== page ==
Wells Fargo agreed to pay $1 billion to settle allegations from multiple regulators it engaged in lending abuses in its auto insurance and home loan businesses.
The settlement, announced Friday with the Consumer Financial Protection Bureau and the Office of the Comptroller of the Currency, has been widely anticipated. Last week, Wells reported a profit of $5.9 billion for the first quarter but said that number could change if it has to restate earnings once the settlement is reached.
Wells said Friday the settlement would cut $800 million off its first-quarter profit, taking it to $4.7 billion, or 96 cents a share. Shares of Wells closed Friday up 1.9 percent.
The CFPB said Friday the violations were connected to how Wells Fargo administered a mandatory insurance program in its auto loan business and how it charged certain borrowers for mortgage interest rate lock products.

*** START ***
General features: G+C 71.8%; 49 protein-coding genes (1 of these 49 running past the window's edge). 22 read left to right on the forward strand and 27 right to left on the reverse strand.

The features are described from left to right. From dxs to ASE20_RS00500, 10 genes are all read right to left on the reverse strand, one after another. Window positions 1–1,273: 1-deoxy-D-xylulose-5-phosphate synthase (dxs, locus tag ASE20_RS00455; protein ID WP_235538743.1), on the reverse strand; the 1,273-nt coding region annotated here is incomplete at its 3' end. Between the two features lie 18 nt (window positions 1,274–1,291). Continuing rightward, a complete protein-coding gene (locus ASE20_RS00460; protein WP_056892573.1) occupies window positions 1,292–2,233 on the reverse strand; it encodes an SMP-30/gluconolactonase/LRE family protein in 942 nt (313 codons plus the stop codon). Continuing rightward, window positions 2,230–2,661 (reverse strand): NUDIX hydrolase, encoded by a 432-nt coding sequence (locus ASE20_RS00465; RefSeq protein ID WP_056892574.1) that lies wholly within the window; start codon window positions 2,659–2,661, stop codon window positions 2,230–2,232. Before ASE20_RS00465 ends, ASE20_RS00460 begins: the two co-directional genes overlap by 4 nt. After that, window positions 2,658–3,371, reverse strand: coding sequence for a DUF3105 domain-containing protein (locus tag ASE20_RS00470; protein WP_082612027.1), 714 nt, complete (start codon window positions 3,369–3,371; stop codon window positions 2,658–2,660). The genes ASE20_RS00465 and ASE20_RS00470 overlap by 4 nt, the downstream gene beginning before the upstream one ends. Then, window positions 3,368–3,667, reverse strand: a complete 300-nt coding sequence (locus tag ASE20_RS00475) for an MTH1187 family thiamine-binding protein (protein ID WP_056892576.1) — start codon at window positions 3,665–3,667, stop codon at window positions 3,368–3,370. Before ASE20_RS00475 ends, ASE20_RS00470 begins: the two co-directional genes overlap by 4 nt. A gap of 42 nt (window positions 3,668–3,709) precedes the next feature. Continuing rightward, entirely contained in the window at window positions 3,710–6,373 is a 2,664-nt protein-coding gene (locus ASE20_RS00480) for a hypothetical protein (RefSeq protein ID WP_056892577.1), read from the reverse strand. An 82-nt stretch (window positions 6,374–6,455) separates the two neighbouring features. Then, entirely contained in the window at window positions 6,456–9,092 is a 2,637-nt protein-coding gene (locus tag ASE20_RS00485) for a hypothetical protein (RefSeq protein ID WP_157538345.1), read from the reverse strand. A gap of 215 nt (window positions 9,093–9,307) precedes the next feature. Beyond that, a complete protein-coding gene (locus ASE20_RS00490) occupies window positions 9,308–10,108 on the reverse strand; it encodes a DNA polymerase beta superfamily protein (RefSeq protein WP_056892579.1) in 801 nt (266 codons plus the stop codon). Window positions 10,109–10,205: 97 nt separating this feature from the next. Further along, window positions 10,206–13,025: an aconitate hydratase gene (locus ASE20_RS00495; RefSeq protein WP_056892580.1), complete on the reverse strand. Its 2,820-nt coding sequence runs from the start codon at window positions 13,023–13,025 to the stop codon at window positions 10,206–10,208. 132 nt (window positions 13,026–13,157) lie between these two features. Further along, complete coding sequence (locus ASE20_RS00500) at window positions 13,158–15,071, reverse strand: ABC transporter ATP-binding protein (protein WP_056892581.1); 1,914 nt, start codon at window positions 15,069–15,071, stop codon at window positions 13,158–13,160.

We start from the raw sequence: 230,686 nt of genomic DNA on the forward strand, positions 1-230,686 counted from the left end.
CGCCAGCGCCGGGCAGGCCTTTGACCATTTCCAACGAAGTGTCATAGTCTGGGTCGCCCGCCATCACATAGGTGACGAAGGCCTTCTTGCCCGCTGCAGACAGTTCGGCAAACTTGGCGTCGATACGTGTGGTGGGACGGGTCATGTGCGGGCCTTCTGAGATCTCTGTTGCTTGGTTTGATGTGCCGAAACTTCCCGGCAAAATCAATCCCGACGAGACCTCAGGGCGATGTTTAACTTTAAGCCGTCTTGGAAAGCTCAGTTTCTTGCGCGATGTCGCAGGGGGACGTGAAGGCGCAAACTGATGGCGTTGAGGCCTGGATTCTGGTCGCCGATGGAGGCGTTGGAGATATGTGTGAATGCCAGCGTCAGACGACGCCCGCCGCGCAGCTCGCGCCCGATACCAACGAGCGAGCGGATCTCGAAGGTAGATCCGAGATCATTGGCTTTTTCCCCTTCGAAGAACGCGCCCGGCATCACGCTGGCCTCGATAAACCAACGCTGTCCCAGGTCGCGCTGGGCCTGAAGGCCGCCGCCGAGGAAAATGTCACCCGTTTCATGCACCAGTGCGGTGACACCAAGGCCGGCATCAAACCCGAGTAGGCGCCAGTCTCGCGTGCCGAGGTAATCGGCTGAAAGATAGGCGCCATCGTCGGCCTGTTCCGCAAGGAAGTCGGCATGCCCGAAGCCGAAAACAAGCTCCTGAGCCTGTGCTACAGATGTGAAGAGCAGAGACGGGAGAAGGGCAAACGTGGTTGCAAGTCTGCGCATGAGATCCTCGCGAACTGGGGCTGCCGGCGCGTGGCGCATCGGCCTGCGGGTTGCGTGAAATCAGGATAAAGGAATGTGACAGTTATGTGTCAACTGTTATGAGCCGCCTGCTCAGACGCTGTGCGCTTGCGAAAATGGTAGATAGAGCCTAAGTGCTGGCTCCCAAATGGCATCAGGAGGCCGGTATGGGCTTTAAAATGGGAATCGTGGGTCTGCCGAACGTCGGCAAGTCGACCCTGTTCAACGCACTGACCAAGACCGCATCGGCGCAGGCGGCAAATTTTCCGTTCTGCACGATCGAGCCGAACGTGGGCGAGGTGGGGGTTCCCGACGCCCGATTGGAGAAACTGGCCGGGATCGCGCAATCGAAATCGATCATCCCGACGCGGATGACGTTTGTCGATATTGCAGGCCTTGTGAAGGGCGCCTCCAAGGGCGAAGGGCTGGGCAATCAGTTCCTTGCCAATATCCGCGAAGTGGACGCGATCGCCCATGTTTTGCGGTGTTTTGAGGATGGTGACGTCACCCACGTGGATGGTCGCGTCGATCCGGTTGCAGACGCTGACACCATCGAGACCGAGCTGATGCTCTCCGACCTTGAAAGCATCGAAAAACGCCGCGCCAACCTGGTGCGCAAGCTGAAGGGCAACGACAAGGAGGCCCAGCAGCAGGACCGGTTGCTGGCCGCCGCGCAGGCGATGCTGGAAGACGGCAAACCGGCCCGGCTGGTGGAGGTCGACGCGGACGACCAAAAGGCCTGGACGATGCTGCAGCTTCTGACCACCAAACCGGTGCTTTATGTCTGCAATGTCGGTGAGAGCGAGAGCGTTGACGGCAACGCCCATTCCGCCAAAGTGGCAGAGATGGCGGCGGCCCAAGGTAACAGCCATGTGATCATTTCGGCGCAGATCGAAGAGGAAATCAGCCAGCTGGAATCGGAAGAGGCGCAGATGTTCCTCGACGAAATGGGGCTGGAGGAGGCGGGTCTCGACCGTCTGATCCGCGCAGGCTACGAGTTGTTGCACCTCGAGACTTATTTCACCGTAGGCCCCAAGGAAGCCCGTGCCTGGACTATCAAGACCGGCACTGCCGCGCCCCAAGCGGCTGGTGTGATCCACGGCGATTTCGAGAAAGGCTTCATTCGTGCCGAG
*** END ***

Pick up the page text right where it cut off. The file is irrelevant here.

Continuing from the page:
Wells agreed to pay back the customers and make changes to its risk and compliance practices.
“While we have more work to do, these orders affirm that we share the same priorities with our regulators and that we are committed to working with them as we deliver our commitments with focus, accountability, and transparency,” Wells CEO Tim Sloan said in a statement.
Acting CFPB head Mick Mulvaney said in a statement: “I am especially pleased that we were able to work closely and effectively with our colleagues at the OCC, and I appreciate the key role they played in the negotiations. As to the terms of the settlement: we have said all along that we will enforce the law. That is what we did here.”
Under the settlement, Wells Fargo is required to give its board plans detailing its efforts to strengthen its compliance and risk-management functions and how it will repay customers.
The San Francisco bank, the nation’s third-largest, has been struggling to come back from a fake accounts scandal that surfaced in 2016. Branch employees, under pressure to meet aggressive sales targets, had opened millions of fake accounts in customers’ names without their knowledge.
Wells Fargo retooled its top executive ranks after that, but subsequent investigations into its own sales practices unearthed issues in its auto lending, mortgage and wealth management divisions.